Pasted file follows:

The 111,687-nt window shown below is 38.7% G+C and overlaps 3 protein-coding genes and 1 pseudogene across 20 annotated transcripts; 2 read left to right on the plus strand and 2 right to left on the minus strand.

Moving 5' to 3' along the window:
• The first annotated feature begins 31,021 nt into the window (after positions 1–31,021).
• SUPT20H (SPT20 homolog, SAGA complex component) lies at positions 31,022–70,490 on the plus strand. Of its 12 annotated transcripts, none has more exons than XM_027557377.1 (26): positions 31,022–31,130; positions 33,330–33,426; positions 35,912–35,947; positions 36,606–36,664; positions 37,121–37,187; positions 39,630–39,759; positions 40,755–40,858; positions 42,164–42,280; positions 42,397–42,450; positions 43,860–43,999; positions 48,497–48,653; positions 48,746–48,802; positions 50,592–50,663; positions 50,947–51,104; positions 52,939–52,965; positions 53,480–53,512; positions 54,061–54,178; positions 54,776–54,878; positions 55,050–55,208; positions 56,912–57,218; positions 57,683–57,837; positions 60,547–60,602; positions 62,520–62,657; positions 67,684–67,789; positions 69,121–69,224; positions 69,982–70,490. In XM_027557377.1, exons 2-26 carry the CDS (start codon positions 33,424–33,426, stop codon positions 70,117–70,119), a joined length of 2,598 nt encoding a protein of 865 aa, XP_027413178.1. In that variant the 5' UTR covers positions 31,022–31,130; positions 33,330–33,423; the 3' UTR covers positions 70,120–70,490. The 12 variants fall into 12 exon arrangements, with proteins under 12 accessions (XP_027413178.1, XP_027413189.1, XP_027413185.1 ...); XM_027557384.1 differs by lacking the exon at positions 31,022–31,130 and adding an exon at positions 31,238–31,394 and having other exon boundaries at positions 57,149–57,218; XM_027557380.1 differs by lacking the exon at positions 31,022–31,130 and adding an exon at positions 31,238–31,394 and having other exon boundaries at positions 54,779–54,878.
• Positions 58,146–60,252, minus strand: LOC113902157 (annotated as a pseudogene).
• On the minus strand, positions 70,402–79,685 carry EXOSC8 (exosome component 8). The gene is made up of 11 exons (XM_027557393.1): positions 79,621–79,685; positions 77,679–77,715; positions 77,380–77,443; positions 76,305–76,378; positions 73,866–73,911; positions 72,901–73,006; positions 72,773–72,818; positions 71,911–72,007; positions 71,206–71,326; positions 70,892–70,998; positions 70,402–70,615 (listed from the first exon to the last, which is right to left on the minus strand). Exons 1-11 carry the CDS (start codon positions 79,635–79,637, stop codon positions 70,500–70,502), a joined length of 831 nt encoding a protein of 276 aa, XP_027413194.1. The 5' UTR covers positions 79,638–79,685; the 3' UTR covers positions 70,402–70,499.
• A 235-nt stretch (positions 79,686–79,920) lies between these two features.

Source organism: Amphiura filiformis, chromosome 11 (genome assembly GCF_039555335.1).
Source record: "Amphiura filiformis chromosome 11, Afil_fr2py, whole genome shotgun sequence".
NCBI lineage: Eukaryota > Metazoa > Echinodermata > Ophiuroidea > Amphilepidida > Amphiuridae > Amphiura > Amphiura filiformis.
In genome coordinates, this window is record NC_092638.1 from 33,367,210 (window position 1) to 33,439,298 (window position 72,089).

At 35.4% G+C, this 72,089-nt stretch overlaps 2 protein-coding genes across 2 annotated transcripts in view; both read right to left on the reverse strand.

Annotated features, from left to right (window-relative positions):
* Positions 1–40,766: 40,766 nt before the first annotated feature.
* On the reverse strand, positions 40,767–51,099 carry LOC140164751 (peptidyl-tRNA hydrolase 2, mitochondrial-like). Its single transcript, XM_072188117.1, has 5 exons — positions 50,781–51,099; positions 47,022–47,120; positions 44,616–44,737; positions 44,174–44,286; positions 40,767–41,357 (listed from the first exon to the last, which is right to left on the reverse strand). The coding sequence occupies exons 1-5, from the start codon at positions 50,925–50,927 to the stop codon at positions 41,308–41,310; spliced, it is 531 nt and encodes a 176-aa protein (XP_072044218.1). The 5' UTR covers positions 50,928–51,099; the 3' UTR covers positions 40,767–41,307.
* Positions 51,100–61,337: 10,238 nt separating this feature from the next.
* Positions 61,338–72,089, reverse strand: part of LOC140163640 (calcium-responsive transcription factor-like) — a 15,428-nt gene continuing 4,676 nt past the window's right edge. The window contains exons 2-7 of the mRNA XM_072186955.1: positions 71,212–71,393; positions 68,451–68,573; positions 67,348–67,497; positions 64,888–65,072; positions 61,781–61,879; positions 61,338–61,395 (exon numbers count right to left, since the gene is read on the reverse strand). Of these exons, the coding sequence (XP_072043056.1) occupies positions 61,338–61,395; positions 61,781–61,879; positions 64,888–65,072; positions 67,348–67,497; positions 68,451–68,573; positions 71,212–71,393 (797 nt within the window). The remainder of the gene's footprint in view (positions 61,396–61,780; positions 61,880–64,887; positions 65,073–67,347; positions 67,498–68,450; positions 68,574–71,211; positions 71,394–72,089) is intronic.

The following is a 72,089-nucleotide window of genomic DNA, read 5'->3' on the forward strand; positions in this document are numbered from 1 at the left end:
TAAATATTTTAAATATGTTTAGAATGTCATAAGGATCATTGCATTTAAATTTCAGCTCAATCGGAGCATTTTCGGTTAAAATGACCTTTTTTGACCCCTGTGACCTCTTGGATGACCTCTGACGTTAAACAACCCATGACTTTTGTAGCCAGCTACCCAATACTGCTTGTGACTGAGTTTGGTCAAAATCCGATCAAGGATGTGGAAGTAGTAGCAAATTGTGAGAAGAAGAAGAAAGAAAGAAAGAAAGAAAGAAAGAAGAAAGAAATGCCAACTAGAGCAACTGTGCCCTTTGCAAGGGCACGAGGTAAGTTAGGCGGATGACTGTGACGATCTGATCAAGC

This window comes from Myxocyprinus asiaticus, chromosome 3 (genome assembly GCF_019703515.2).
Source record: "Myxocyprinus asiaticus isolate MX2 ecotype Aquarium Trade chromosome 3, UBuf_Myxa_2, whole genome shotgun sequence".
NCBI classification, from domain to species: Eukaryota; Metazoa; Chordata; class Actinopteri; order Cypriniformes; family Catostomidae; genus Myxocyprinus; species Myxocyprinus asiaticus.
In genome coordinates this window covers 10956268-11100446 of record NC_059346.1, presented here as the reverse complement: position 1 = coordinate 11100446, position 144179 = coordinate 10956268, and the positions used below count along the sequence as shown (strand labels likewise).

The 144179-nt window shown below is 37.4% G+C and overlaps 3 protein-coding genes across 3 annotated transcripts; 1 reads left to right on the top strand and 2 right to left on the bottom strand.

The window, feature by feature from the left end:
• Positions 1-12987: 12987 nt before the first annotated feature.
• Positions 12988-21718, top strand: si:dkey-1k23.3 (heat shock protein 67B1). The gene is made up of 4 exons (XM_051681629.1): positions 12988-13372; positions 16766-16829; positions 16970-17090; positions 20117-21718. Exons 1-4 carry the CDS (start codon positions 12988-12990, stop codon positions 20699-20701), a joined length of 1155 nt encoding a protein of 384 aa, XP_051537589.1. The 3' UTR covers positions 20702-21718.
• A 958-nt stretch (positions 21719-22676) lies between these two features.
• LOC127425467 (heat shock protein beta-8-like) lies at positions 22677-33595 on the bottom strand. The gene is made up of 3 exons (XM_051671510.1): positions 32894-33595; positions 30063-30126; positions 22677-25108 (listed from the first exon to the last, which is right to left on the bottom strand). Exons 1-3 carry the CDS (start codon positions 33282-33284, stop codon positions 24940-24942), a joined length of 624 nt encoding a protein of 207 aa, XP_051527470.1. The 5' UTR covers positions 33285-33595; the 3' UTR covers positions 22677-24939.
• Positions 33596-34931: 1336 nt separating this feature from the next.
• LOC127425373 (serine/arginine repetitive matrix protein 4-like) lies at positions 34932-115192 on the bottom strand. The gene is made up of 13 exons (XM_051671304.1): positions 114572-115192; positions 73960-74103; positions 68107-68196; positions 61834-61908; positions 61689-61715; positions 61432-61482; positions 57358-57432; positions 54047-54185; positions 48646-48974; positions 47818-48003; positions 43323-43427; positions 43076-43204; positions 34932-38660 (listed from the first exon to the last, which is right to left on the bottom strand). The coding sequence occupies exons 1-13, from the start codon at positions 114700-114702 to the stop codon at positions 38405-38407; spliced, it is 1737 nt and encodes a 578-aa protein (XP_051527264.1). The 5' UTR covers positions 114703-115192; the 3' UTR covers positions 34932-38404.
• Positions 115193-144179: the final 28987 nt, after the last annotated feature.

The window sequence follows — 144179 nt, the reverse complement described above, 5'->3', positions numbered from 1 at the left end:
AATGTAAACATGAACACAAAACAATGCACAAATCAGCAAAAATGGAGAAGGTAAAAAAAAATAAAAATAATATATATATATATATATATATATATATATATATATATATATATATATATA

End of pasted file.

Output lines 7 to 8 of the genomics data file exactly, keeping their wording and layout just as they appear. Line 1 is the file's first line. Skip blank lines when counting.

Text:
• A 235-nt stretch (positions 79,686–79,920) lies between these two features.

Source organism: Amphiura filiformis, chromosome 11 (genome assembly GCF_039555335.1).